Figure 2. Mean percentage of auxiliaries, prepositions and pronouns
used per group
Gp A = Pre-school, Gp B = Down syndrome, Gp C = Learning Difficulties
It is interesting to speculate on why the Down syndrome group perform comparatively better with prepositions. One possible explanation, without anything other than personal experience and observation to support it, is that there may be more emphasis in schools and therapy sessions on teaching prepositions than pronouns or auxiliary verbs.
While the effect of using fewer pronouns may be that language is clumsier and less refined, it is still possible to communicate effectively by using nouns instead. The lack of auxiliary verbs, on the other hand, will have a profound effect on the ability to convey information verbally. Auxiliary verbs are needed to indicate the future tense (he's going to jump), many aspects of the past tense (he was jumping) and to form complex clauses.
When Miller (1987, p 245) says: "Apparently, individuals with Down syndrome fail to transcend time and space in their productive language, talking instead about objects and events immediately present both in time and space", this could be explained, in part at least, by a deficit in the acquisition and use of auxiliary verbs.
Implications for Practice
Explanations put forward for the language problems of people with Down syndrome fall roughly into two groups: those citing social and environmental factors and those suggesting a specific neurological processing deficit, interfering with the acquisition of language. There are many studies with evidence to substantiate both theories, but perhaps the most likely explanation is that both social and environmental influences and language processing difficulties play a part and together have a compounding effect.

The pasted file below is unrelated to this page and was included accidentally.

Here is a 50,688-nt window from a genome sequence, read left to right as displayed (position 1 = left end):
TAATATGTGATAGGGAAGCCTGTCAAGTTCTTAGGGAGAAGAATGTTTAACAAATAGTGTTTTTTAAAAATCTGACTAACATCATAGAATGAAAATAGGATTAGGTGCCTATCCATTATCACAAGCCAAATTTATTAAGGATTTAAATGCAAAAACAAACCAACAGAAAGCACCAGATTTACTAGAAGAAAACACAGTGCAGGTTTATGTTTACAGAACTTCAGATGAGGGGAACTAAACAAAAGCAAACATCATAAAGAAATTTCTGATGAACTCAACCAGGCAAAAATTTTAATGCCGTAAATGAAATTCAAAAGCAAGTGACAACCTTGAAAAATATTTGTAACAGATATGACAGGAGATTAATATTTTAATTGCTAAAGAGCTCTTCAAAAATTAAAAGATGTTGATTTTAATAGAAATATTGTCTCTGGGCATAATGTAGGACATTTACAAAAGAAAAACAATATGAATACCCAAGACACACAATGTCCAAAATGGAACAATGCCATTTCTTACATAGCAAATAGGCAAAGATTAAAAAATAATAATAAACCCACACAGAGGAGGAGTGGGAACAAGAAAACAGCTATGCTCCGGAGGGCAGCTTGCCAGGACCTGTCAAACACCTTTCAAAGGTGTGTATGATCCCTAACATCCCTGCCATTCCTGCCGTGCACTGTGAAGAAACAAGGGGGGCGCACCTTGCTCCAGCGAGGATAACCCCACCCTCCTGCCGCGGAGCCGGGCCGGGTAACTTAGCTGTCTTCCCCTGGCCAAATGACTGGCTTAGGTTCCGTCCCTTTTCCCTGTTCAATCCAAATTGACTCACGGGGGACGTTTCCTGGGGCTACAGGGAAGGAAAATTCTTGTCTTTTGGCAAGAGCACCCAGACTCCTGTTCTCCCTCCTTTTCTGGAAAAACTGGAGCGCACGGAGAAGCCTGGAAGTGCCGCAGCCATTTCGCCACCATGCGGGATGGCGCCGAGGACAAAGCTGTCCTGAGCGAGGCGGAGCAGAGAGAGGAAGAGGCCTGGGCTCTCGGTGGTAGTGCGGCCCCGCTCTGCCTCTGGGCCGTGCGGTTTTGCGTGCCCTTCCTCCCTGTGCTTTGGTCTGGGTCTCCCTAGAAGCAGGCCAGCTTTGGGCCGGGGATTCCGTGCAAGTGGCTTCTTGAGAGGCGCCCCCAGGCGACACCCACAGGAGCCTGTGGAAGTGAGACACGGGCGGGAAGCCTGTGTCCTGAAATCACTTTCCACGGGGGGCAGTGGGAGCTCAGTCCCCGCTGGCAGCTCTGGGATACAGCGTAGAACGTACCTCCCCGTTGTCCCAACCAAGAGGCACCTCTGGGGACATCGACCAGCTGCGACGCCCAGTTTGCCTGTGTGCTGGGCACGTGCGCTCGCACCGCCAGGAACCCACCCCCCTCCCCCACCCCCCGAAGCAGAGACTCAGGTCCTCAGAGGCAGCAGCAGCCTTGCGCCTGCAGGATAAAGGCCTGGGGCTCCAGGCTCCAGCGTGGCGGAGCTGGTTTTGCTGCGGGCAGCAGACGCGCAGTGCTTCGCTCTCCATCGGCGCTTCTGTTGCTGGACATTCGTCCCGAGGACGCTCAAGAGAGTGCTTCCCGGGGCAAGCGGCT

What implications does this study have for intervention and teaching? Firstly, there are indications that changing the ways in which adults interact with young children with Down syndrome could have a positive effect (Jones 1977, Smith et al. 1988), for example by encouraging parents and teachers to allow more opportunities for the child to initiate communication, so the child becomes more pro-active and less reactive communicatively. Also, developing strategies of expanding the child's utterances rather than repeating them back. This involves an element of risk- taking because of the poor intelligibility, but combined with greater opportunities for initiating language would allow for more experimentation with language, as happens in normal development.
Secondly, if teaching strategies are to be effective, they need to build on the strengths and minimise the weaknesses. Perhaps in Down syndrome this means using visual channels as much as possible to augment and help overcome the auditory processing deficits. Examples of this would be the use of the written word, visual symbols (e.g. Rebus) and other visual media such as signing systems, not only as an aid to understanding but also for "cueing" new expressive language structures.
Maybe language teaching needs to be particularly targeted at the area of syntactic skills. Some of this is happening already, of course, but these interventions need to be carefully evaluated to show which particular aspects have the most value. If the children with Down syndrome in this study did do as well as the other groups in the use of prepositions because these are more often specifically taught, then it would seem logical that the same would apply to other verbal concepts.
Finally, consideration should be given to teaching them to use strategies to supplement their spoken language. Both Bray and Woolnough (1988) and Buckley and Sacks (1987) describe the lack of ability adolescents with Down syndrome have to deal with situations where they are not understood even by their families. Both studies found that some youngsters successfully used signing to overcome difficulties. As most people with Down syndrome learn to sign easily, there seems some value in continuing to use it even after verbal communication is well established, to resort to in times of difficulty. Role play and other similar techniques could be used to give older children and adults experience of using different repair strategies when misunderstandings occur.
One thing is certain, that the problems people with Down syndrome have in communicating verbally will not go away, but possibly the more that is known about the nature of the problems, the more effective interventions will become.